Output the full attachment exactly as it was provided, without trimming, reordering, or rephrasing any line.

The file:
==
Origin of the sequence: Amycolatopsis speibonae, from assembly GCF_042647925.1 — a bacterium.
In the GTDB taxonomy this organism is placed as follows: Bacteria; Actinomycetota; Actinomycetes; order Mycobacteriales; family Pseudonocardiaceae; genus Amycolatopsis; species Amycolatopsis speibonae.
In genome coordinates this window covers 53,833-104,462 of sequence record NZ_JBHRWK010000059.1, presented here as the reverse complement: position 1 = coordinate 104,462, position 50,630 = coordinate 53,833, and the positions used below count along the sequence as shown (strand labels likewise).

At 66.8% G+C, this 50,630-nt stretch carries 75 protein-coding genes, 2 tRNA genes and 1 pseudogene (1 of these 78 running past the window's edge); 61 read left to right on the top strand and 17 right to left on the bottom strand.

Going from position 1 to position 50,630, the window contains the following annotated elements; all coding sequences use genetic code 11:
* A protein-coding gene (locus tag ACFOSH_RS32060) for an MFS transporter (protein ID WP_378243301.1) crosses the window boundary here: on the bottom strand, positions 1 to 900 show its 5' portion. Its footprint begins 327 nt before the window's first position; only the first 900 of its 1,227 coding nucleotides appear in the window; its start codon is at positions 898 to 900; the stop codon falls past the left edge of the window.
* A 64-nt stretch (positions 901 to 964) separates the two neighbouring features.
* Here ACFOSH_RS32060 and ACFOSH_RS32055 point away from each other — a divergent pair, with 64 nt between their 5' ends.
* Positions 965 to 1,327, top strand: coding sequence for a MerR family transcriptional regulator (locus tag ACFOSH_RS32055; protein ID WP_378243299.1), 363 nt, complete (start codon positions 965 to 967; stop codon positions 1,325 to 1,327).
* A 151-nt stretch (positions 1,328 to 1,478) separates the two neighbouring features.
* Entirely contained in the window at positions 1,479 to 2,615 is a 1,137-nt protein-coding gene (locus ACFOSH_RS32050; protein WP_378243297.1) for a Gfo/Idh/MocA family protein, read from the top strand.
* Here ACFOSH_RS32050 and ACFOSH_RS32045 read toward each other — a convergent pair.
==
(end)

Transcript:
Origin of the sequence: Amycolatopsis speibonae, from assembly GCF_042647925.1 — a bacterium.
In the GTDB taxonomy this organism is placed as follows: Bacteria; Actinomycetota; Actinomycetes; order Mycobacteriales; family Pseudonocardiaceae; genus Amycolatopsis; species Amycolatopsis speibonae.
In genome coordinates this window covers 53,833-104,462 of sequence record NZ_JBHRWK010000059.1, presented here as the reverse complement: position 1 = coordinate 104,462, position 50,630 = coordinate 53,833, and the positions used below count along the sequence as shown (strand labels likewise).

At 66.8% G+C, this 50,630-nt stretch carries 75 protein-coding genes, 2 tRNA genes and 1 pseudogene (1 of these 78 running past the window's edge); 61 read left to right on the top strand and 17 right to left on the bottom strand.

Going from position 1 to position 50,630, the window contains the following annotated elements; all coding sequences use genetic code 11:
* A protein-coding gene (locus tag ACFOSH_RS32060) for an MFS transporter (protein ID WP_378243301.1) crosses the window boundary here: on the bottom strand, positions 1 to 900 show its 5' portion. Its footprint begins 327 nt before the window's first position; only the first 900 of its 1,227 coding nucleotides appear in the window; its start codon is at positions 898 to 900; the stop codon falls past the left edge of the window.
* A 64-nt stretch (positions 901 to 964) separates the two neighbouring features.
* Here ACFOSH_RS32060 and ACFOSH_RS32055 point away from each other — a divergent pair, with 64 nt between their 5' ends.
* Positions 965 to 1,327, top strand: coding sequence for a MerR family transcriptional regulator (locus tag ACFOSH_RS32055; protein ID WP_378243299.1), 363 nt, complete (start codon positions 965 to 967; stop codon positions 1,325 to 1,327).
* A 151-nt stretch (positions 1,328 to 1,478) separates the two neighbouring features.
* Entirely contained in the window at positions 1,479 to 2,615 is a 1,137-nt protein-coding gene (locus ACFOSH_RS32050; protein WP_378243297.1) for a Gfo/Idh/MocA family protein, read from the top strand.
* Here ACFOSH_RS32050 and ACFOSH_RS32045 read toward each other — a convergent pair.